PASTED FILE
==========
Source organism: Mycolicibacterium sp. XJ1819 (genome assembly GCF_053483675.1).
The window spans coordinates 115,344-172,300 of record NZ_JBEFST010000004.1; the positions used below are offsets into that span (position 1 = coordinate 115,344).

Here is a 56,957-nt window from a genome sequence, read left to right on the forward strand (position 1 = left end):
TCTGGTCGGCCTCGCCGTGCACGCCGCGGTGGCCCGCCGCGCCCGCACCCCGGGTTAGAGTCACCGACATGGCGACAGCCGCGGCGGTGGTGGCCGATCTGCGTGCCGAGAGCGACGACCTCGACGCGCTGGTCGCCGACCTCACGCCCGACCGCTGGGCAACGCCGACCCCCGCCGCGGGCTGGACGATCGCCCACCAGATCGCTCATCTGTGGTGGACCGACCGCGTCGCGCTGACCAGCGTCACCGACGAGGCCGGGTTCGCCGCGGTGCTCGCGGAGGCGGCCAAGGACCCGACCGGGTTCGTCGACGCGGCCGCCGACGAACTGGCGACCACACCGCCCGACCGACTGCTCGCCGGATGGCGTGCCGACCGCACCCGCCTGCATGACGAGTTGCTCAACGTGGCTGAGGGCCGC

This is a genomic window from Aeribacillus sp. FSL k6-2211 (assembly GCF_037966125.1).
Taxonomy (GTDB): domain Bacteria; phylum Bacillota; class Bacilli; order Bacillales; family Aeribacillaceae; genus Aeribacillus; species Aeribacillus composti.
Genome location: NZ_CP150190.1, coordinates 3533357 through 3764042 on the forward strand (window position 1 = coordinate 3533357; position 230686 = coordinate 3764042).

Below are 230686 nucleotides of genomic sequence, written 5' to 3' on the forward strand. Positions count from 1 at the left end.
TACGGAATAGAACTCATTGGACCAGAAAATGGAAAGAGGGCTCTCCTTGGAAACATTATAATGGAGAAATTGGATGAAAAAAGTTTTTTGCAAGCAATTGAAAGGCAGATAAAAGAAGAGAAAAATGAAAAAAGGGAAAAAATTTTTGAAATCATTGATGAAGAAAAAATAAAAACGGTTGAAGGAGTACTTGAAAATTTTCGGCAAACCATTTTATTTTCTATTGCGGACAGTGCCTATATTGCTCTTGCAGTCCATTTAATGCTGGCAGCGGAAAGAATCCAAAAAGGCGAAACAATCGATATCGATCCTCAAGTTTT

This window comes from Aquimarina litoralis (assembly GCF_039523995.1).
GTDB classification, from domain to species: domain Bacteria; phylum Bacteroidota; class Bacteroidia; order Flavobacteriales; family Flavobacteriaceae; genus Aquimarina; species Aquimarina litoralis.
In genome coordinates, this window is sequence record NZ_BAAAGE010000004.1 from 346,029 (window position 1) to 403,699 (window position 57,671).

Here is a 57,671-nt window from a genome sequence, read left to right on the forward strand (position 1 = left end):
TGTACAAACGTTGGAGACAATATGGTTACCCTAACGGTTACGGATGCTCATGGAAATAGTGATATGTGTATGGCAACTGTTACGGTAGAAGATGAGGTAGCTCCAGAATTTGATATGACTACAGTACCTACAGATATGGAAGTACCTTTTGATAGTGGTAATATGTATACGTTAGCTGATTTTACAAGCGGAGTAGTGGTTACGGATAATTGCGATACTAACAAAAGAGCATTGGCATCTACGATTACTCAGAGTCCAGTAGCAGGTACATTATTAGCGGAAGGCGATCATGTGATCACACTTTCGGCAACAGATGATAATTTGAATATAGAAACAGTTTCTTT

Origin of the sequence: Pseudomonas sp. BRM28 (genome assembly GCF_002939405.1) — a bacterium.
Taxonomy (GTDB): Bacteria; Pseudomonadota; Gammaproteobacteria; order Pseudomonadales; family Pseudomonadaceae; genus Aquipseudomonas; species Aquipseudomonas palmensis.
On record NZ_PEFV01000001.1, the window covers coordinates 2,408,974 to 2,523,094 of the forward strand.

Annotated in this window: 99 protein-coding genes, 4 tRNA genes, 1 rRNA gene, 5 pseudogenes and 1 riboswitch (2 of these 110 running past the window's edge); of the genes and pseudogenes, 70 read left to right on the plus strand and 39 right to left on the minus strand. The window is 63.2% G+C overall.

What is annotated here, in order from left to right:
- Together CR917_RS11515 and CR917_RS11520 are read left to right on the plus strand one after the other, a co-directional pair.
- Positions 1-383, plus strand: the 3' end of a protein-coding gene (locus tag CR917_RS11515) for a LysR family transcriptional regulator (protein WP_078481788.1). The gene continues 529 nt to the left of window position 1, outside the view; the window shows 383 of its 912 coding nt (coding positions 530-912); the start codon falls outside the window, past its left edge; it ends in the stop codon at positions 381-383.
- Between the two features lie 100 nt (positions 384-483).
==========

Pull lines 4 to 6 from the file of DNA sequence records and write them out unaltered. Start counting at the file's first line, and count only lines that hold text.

TCTGGTCGGCCTCGCCGTGCACGCCGCGGTGGCCCGCCGCGCCCGCACCCCGGGTTAGAGTCACCGACATGGCGACAGCCGCGGCGGTGGTGGCCGATCTGCGTGCCGAGAGCGACGACCTCGACGCGCTGGTCGCCGACCTCACGCCCGACCGCTGGGCAACGCCGACCCCCGCCGCGGGCTGGACGATCGCCCACCAGATCGCTCATCTGTGGTGGACCGACCGCGTCGCGCTGACCAGCGTCACCGACGAGGCCGGGTTCGCCGCGGTGCTCGCGGAGGCGGCCAAGGACCCGACCGGGTTCGTCGACGCGGCCGCCGACGAACTGGCGACCACACCGCCCGACCGACTGCTCGCCGGATGGCGTGCCGACCGCACCCGCCTGCATGACGAGTTGCTCAACGTGGCTGAGGGCCGC

This is a genomic window from Aeribacillus sp. FSL k6-2211 (assembly GCF_037966125.1).
Taxonomy (GTDB): domain Bacteria; phylum Bacillota; class Bacilli; order Bacillales; family Aeribacillaceae; genus Aeribacillus; species Aeribacillus composti.